I revisit the automation posts from time to time. Sometimes wishing for less industry and more handcrafting. I really enjoy my chain mortisers, large skill saws, chain saws,and routers though. Using technology is a matter of balance of many factors. There is room for all, but few people can make a living being a luddite.
When I first got into carpentry in the early eighties, I hand nailed one house together and immediately bought pneumatic nailers and staplers, etc. does that mean I don't use my hammer any more? Hardly, but to build houses with a handsaw and a hammer is not going to put much bread on the table. It's our modern age, and thank God for it.
The large CNC companies have made a huge investment in timber framing. It has awakened the public's interest in many cases to the craft. There is no better way to cut a timber frame on a 4000 sq ft house, working in tandem with guys that can hand cut changes/ additions.
What I and my crew offer is generally more than any specialized company can. We don't always get to "do it all" from survey to furniture, but as formally educated Journeyman Carpenters with well rounded experience, we can. The construction industry(as with all industries)generally pigeon holes carpenters into specific categories. (ie. the framer does not do any finishing or cabinetry). It usually takes decades (and a desire for life-long learning) to become proficient in all these areas, let alone expert.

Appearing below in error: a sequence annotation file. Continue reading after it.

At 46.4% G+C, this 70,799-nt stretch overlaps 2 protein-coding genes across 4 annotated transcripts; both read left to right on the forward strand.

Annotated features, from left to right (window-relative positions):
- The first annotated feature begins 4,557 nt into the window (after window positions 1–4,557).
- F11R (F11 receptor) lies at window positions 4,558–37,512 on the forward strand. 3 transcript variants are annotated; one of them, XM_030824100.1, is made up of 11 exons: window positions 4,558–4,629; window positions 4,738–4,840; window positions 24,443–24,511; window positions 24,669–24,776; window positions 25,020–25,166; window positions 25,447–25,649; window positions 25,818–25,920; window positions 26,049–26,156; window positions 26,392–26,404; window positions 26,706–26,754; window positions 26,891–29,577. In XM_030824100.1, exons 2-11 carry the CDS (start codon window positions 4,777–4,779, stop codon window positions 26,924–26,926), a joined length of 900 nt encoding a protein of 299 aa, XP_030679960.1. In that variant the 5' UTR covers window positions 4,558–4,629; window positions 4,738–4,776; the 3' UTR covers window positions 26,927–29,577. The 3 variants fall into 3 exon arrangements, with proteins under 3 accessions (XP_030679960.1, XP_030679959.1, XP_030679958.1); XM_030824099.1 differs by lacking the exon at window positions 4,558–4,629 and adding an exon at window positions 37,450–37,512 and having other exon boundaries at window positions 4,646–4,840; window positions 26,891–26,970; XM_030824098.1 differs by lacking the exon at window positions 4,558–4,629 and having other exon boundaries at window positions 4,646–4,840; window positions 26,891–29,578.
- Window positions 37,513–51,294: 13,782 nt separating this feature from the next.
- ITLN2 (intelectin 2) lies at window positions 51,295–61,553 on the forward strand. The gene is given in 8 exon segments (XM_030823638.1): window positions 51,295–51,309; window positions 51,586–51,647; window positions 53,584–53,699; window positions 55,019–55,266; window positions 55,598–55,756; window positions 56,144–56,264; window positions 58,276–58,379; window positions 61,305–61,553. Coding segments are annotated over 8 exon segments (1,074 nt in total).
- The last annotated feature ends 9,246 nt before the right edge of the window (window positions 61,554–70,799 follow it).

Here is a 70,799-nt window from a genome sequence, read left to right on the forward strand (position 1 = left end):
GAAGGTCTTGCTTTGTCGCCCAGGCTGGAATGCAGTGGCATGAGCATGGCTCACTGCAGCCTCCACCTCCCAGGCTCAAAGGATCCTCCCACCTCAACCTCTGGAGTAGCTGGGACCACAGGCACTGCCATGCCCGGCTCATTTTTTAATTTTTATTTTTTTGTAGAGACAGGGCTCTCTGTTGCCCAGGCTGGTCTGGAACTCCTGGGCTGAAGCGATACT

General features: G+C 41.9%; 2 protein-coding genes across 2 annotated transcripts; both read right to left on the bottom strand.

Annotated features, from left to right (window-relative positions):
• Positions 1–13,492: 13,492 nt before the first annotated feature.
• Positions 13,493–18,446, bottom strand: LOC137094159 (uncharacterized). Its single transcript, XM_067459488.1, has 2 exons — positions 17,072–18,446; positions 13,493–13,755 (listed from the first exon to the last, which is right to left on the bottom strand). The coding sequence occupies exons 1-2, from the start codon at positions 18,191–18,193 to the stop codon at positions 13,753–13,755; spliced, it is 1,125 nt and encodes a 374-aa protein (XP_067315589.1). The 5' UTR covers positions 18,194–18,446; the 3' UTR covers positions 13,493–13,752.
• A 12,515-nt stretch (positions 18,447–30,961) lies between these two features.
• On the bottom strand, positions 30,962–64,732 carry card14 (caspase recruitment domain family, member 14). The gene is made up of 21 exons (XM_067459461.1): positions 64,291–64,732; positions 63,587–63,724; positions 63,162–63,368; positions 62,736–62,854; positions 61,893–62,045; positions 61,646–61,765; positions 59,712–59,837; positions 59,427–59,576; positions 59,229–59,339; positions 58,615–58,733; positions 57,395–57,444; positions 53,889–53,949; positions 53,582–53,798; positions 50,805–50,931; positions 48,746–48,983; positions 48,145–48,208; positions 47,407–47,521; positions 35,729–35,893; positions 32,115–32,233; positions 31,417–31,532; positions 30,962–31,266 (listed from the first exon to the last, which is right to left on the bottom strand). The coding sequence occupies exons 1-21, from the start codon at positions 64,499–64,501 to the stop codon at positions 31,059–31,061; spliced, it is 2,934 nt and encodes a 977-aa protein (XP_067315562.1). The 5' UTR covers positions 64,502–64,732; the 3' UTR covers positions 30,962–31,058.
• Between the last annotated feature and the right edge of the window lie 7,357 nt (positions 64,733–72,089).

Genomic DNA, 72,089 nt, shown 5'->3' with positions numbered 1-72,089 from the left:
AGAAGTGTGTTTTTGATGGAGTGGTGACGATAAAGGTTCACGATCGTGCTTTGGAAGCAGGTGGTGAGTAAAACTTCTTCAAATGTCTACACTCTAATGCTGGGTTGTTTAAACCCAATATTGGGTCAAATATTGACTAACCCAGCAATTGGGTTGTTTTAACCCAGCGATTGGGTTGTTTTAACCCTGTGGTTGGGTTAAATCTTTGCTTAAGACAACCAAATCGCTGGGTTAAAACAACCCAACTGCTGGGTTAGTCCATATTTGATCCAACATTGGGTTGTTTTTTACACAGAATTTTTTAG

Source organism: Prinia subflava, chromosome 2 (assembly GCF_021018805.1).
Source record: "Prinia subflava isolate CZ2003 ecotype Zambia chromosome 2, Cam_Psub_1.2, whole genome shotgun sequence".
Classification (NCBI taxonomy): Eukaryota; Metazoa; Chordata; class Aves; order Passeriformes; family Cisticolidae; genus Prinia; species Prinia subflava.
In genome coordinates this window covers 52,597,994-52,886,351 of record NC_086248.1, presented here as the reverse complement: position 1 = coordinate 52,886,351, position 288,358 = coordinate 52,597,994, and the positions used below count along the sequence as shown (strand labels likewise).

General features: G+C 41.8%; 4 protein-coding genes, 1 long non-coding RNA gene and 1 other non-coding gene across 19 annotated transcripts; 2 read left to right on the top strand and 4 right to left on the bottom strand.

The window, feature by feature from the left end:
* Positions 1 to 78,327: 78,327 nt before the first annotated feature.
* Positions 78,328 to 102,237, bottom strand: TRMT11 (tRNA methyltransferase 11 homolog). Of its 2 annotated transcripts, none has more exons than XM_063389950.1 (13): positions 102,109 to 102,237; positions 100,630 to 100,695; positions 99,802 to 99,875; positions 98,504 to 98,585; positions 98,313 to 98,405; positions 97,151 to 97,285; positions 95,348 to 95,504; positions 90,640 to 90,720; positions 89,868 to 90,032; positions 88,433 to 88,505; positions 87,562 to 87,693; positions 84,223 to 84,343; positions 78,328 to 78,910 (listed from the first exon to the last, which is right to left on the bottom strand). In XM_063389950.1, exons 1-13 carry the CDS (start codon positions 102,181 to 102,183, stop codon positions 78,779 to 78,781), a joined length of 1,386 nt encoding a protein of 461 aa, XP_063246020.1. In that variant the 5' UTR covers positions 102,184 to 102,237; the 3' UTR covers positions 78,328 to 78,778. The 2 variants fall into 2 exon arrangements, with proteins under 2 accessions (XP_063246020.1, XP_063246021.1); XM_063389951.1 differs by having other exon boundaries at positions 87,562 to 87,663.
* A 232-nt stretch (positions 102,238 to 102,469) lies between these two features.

Over the decades, municipalities have taken a way a lot of the structural carpenter's responsibility with trusses etc. Even regular stick frame walls are prefabbed sometimes in a factory.
Prefabbing walls off site is a step backwards in efficiency, but it is often promoted by salesmen.
The real challenge for the TFG and Carpenter certification in general is relevancy. I have had my Red Seal Journeyman Carpenter qualification since 1989. a four year classroom and on site education, yet it has no value outside of an industrial/union setting. Most of us could use the diploma/certificate in the porta potty when the tp is all gone. I overheard two technology teachers talking at a tool store recently. Very few carpentry students complete the course. they just go off and work and never come back. they get stuck at 2nd level apprentice forever.
Elevating the title of Carpenter from "flunkie with a hammer" to "professional tradesman" would benefit builders, home buyers/owners, and municipalities alike.
This post touches on many subjects here. Growing the TFG, making it's apprenticeship program as well as the general carpentry apprenticeship programs relevant in the (residential mostly)construction industry, depends on the support of Municipal,State/Provincial Governments,it won't happen otherwise.
There is no will on the part of any Government I know of to support such a vision. The suits have taken over and have tried for decades to turn Carpenters into simple labourers. I think this is at the heart of any negative feelings toward CNC companies whether it is in the timber industry or elsewhere. No
craftsman wants to work on what feels like an assembly line, that's why we don't work in the auto industry.
The good news is that as hard as suits try to erode the carpenter's role, an intelligent highly skilled Carpenter will always find a place, because they will never be fully replaceable. The bad news is that automation can truncate skill development if it is not managed well.
Damn suits and bankers